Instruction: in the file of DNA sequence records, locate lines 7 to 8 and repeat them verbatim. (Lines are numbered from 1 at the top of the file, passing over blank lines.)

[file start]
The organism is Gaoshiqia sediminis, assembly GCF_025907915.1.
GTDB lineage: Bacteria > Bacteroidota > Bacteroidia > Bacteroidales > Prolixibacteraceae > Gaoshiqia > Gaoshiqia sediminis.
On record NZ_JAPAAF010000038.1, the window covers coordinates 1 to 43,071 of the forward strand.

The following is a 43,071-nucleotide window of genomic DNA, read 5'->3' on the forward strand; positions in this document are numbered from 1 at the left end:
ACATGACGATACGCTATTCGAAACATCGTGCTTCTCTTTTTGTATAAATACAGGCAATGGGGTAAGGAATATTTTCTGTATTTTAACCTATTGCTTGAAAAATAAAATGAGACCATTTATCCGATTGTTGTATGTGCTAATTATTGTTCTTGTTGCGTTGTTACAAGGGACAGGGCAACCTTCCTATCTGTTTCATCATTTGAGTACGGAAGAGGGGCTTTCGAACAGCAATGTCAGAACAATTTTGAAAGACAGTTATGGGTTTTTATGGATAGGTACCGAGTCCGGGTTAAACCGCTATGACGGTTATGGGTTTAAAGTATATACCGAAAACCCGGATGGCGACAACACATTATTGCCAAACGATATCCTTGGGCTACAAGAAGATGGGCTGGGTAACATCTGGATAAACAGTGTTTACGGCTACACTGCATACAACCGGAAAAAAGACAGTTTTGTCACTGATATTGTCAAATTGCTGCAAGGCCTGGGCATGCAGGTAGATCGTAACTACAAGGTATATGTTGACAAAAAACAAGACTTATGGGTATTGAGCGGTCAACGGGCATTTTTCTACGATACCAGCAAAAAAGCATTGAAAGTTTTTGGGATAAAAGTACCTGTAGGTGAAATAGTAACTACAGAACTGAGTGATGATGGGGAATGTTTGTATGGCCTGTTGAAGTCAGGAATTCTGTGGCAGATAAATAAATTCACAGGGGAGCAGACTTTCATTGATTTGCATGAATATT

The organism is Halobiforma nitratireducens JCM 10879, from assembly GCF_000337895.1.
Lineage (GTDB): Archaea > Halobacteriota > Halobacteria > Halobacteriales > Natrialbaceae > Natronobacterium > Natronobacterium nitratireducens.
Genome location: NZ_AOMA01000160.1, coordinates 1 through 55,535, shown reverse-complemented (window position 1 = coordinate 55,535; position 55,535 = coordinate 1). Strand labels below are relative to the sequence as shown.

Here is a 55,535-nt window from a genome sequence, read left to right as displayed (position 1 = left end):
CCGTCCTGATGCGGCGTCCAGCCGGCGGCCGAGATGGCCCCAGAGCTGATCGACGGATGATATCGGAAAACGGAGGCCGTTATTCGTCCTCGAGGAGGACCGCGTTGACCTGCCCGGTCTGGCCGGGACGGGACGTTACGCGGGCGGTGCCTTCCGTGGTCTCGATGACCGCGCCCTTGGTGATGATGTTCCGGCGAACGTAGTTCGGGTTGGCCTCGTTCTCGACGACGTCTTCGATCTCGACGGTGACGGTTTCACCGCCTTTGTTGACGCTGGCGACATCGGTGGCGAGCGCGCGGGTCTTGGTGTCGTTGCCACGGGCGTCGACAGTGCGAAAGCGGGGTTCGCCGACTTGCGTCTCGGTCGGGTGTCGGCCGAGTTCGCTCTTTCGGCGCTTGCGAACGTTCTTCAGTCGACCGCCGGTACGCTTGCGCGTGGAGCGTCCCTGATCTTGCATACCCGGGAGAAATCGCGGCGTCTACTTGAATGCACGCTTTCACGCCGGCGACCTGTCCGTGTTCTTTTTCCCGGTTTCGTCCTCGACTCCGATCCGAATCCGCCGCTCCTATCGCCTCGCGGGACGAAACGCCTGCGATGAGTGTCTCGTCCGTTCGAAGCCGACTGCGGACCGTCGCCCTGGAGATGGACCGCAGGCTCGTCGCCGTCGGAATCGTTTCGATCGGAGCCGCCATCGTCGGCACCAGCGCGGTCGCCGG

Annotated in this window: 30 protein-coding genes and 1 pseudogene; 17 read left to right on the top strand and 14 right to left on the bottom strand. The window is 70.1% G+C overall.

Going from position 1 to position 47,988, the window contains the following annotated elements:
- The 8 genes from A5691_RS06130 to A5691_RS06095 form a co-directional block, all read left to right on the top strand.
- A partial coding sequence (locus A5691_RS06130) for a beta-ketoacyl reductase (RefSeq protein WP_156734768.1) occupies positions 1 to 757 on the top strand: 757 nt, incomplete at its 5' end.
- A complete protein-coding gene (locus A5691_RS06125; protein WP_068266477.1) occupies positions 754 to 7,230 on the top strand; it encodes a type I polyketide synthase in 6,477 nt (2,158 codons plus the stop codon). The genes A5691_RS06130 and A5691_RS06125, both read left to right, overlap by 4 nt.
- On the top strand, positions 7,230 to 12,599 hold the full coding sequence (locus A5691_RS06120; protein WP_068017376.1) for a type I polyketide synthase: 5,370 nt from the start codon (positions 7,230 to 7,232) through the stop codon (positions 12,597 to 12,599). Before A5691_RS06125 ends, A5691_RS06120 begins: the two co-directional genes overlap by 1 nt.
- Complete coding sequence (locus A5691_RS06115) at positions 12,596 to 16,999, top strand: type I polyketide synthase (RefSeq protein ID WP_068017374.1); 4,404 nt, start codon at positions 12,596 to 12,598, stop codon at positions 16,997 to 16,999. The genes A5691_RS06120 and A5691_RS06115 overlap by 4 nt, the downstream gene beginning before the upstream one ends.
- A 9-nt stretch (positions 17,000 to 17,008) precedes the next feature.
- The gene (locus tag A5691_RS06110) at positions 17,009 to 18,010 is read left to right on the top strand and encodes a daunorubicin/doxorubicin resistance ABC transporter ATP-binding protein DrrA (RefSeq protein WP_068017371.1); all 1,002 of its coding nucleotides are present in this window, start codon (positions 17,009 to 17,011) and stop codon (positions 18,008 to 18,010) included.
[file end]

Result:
Lineage (GTDB): Archaea > Halobacteriota > Halobacteria > Halobacteriales > Natrialbaceae > Natronobacterium > Natronobacterium nitratireducens.
Genome location: NZ_AOMA01000160.1, coordinates 1 through 55,535, shown reverse-complemented (window position 1 = coordinate 55,535; position 55,535 = coordinate 1). Strand labels below are relative to the sequence as shown.